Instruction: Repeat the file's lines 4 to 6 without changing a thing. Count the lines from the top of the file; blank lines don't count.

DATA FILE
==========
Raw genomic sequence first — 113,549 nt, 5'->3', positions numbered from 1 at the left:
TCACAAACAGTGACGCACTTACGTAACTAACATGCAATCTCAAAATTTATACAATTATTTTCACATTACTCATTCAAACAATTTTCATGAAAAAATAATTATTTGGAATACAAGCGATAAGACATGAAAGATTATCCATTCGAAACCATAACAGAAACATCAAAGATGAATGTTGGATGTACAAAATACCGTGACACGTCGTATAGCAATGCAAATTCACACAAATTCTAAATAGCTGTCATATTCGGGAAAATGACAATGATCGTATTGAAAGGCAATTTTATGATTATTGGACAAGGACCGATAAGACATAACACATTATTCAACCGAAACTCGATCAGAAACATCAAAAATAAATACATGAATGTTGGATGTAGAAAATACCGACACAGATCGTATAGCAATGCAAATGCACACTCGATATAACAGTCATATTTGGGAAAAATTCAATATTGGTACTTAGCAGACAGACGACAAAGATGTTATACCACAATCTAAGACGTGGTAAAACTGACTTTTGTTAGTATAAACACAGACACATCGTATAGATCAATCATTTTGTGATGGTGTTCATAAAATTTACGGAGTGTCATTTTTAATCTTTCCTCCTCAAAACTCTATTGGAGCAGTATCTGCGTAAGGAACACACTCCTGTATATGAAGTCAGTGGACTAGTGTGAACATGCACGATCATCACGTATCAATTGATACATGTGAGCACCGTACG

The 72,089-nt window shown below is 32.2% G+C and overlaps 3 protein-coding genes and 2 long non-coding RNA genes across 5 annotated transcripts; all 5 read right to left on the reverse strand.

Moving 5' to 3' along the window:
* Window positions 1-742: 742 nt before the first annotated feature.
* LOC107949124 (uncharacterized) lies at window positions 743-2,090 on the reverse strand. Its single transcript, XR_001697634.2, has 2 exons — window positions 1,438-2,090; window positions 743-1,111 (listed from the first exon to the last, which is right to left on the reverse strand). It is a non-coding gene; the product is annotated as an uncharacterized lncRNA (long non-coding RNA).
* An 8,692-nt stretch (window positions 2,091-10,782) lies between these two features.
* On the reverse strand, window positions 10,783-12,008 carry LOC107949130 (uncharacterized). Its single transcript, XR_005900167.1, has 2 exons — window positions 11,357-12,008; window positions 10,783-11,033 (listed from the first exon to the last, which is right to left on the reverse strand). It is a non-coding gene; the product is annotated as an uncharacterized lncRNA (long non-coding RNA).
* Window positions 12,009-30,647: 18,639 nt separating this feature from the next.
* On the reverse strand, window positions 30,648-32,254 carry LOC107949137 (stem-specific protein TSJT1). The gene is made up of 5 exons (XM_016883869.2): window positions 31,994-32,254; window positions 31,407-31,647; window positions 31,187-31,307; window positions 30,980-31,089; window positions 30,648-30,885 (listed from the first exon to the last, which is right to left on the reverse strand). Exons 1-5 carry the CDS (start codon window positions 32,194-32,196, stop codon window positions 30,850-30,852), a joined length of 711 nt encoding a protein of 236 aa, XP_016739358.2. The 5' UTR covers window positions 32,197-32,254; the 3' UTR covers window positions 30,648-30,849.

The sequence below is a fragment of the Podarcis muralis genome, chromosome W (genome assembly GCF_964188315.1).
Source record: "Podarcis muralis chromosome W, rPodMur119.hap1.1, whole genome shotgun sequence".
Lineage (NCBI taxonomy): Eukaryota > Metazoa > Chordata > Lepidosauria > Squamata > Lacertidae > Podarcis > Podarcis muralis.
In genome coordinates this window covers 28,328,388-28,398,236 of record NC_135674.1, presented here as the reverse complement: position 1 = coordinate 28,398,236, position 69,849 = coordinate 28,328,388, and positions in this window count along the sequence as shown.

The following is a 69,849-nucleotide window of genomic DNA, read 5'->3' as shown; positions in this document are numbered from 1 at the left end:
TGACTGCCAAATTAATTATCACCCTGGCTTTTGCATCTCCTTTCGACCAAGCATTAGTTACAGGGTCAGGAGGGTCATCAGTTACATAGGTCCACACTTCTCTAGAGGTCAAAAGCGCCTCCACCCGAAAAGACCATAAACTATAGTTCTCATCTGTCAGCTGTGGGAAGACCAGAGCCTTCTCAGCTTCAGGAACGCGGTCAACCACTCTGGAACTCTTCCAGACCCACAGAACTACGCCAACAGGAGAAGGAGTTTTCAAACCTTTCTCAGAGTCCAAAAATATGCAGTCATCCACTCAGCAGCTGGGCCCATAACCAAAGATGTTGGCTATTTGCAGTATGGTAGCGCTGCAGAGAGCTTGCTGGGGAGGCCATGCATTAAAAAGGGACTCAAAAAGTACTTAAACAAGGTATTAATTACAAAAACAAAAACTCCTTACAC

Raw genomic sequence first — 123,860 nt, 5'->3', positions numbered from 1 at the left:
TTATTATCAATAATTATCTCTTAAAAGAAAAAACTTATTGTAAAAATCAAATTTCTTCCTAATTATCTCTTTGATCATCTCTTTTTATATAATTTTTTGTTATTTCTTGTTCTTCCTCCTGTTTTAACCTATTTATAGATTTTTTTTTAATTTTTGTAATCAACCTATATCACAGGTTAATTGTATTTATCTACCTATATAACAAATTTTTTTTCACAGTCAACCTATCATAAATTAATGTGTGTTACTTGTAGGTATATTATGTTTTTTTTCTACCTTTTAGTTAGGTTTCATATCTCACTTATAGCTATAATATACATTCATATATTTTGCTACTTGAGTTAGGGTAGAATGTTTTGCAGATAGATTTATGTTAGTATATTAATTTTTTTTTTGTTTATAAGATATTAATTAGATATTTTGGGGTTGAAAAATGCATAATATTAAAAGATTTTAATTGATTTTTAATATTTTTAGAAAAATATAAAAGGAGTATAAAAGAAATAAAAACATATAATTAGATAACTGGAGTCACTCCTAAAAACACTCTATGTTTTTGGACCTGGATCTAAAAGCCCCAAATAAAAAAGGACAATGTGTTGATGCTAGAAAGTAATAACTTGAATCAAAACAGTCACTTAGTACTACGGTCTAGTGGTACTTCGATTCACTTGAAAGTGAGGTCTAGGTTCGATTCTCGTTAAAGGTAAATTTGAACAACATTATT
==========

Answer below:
Moving 5' to 3' along the window:
* Window positions 1-742: 742 nt before the first annotated feature.
* LOC107949124 (uncharacterized) lies at window positions 743-2,090 on the reverse strand. Its single transcript, XR_001697634.2, has 2 exons — window positions 1,438-2,090; window positions 743-1,111 (listed from the first exon to the last, which is right to left on the reverse strand). It is a non-coding gene; the product is annotated as an uncharacterized lncRNA (long non-coding RNA).